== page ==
The muster is a Marine tradition going back decades. Every year, it orders members of the independent retired reserve to gather and tell the Marines where they can find them if needed.
At the Palo Alto Veteran's Center, they turned the muster into an opportunity for Marines in need.
Some Marines are concerned for their buddies.
Former Staff Sgt. Eric Serrano of San Jose, who has already served two tours in Iraq, cares so much for the Marine Corps that he's considering re-enlisting.
"It's a new world. It's different. There's, you just have to readjust to the civilian way of life," he said.
And he has buddies going through hard time. So for them, he's a bit angry; as are social workers in the VA hospital in Palo Alto.
"My deep concern is that there's going to be veterans out there struggling," said VA social worker Laura Gomez.
And now, Gomez may not be able to reach them. It's all because of the budget crisis. That comes just as the VA had turned the muster into an opportunity, family event, job fair and more.
"We were having a suicide issue, and suicides are through the roof. Unemployment for veterans is through the roof. The muster addresses all of those issues," said former Marine James Brown.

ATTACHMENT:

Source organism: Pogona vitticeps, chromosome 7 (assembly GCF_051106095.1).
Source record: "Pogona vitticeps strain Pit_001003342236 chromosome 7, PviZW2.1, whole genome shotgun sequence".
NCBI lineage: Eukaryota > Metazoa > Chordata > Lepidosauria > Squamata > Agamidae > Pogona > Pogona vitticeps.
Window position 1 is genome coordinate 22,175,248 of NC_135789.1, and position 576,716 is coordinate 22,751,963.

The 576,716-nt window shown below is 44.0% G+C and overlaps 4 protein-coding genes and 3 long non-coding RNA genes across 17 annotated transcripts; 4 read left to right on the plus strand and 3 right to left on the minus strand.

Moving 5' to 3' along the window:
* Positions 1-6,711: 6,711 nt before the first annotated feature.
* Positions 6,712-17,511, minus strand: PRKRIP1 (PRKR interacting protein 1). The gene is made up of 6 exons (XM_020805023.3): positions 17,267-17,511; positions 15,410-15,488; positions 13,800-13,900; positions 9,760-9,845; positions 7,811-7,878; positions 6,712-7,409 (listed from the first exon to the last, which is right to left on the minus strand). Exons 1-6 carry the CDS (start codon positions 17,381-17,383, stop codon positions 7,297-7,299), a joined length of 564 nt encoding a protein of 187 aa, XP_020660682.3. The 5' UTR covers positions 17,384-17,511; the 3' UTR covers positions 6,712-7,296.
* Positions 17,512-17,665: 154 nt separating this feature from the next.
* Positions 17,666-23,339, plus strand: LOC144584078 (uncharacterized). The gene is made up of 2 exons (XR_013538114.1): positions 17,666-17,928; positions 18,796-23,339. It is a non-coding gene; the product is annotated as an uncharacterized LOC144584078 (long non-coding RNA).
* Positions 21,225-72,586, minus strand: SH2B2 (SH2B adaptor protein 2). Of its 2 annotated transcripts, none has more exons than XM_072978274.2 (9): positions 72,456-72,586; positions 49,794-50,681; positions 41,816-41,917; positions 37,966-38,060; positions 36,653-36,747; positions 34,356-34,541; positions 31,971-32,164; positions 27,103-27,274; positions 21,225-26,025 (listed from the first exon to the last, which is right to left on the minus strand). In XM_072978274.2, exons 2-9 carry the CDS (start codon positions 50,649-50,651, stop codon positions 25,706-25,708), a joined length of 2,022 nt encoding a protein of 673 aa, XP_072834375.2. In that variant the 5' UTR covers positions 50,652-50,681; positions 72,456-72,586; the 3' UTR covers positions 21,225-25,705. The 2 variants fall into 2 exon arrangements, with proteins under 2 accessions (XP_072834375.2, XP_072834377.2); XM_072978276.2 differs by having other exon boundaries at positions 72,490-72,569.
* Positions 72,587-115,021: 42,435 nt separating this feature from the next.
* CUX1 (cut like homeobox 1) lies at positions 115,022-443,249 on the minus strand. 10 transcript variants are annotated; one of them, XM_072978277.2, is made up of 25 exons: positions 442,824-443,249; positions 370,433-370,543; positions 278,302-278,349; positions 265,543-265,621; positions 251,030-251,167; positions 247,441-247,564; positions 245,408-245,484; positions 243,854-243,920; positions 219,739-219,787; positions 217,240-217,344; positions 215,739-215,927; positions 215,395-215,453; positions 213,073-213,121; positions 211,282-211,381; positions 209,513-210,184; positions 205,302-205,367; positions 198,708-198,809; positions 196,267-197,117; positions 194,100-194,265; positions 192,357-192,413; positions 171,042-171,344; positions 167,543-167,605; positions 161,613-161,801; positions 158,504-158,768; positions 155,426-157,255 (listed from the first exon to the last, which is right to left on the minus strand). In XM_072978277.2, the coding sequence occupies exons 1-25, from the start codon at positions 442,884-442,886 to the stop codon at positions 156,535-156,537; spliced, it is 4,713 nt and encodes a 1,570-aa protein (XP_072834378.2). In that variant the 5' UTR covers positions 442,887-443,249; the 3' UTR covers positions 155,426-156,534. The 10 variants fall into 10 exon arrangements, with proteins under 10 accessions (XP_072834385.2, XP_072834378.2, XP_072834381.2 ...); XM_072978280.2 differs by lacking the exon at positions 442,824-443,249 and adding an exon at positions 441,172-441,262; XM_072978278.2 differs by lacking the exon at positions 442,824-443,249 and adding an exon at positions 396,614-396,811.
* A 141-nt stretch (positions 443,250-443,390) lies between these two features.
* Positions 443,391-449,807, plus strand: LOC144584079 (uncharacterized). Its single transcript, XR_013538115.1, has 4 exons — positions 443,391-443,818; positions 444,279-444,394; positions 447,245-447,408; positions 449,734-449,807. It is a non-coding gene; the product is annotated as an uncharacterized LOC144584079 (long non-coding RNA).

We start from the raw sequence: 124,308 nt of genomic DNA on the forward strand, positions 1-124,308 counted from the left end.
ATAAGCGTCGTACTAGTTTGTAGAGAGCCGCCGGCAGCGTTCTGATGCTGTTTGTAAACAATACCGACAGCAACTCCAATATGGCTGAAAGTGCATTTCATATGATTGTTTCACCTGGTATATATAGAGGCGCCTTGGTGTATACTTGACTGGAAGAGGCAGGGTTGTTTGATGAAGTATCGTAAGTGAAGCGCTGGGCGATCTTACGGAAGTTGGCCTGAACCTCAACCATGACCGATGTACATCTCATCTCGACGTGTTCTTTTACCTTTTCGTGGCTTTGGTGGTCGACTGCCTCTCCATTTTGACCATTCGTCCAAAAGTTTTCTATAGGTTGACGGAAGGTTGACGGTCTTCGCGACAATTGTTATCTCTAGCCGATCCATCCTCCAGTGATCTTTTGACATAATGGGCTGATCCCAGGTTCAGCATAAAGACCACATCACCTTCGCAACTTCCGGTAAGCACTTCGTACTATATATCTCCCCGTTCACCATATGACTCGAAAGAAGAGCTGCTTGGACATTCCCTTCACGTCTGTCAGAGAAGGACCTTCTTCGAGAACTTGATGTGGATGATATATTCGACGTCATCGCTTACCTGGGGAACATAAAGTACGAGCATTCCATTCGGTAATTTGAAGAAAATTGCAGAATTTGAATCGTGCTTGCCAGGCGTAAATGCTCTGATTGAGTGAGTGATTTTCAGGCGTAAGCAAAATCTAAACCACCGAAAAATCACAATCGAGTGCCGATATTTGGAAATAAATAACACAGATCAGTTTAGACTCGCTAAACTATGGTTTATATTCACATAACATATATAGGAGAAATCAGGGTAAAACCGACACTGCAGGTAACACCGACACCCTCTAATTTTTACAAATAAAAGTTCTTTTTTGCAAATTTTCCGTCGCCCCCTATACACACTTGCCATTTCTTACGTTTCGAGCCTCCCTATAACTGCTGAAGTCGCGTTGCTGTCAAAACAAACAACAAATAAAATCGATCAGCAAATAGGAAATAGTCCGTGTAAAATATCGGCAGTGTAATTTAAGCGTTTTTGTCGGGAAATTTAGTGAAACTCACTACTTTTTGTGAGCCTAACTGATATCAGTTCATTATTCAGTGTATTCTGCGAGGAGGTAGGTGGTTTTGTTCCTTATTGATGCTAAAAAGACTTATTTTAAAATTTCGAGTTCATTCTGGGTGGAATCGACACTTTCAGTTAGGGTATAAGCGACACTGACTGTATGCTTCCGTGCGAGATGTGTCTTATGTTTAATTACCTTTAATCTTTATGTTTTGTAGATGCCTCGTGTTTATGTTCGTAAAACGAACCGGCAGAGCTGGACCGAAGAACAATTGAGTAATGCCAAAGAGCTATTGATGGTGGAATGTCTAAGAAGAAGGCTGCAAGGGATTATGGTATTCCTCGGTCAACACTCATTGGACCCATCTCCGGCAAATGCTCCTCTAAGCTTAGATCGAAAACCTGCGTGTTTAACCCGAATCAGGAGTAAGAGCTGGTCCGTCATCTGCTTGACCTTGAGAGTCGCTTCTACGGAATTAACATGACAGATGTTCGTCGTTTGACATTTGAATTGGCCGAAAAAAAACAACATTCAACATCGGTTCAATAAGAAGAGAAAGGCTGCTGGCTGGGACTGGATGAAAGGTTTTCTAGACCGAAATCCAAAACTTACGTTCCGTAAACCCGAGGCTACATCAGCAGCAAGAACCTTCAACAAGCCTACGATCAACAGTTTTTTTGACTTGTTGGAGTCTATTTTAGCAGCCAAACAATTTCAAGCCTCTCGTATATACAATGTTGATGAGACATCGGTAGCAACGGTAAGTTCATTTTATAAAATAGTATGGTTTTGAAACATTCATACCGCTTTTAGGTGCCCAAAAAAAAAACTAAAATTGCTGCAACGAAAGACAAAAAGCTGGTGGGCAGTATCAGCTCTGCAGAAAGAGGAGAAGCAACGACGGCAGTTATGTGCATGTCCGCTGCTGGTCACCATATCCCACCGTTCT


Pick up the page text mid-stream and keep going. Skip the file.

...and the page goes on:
Brown says he is frustrated by politicians who seemed ready to send troops to war but have now abandoned them. That sentiment is universal among anyone who has seen the effects of battle.
"Oh, I'm definitely not happy, because I'm just worried about the marines who recently come out. They're the ones that need help," said Serrano.
"I believe that the sooner they get treatment, the better that they, we can lessen the symptoms," said Gomez.
"If any of these young Marines end up homeless, or if they end up committing suicide any time after October 26 or before February 8, I believe that the rest of the blame for that rests squarely on the shoulders our political servants. You know, our politicians," said Brown.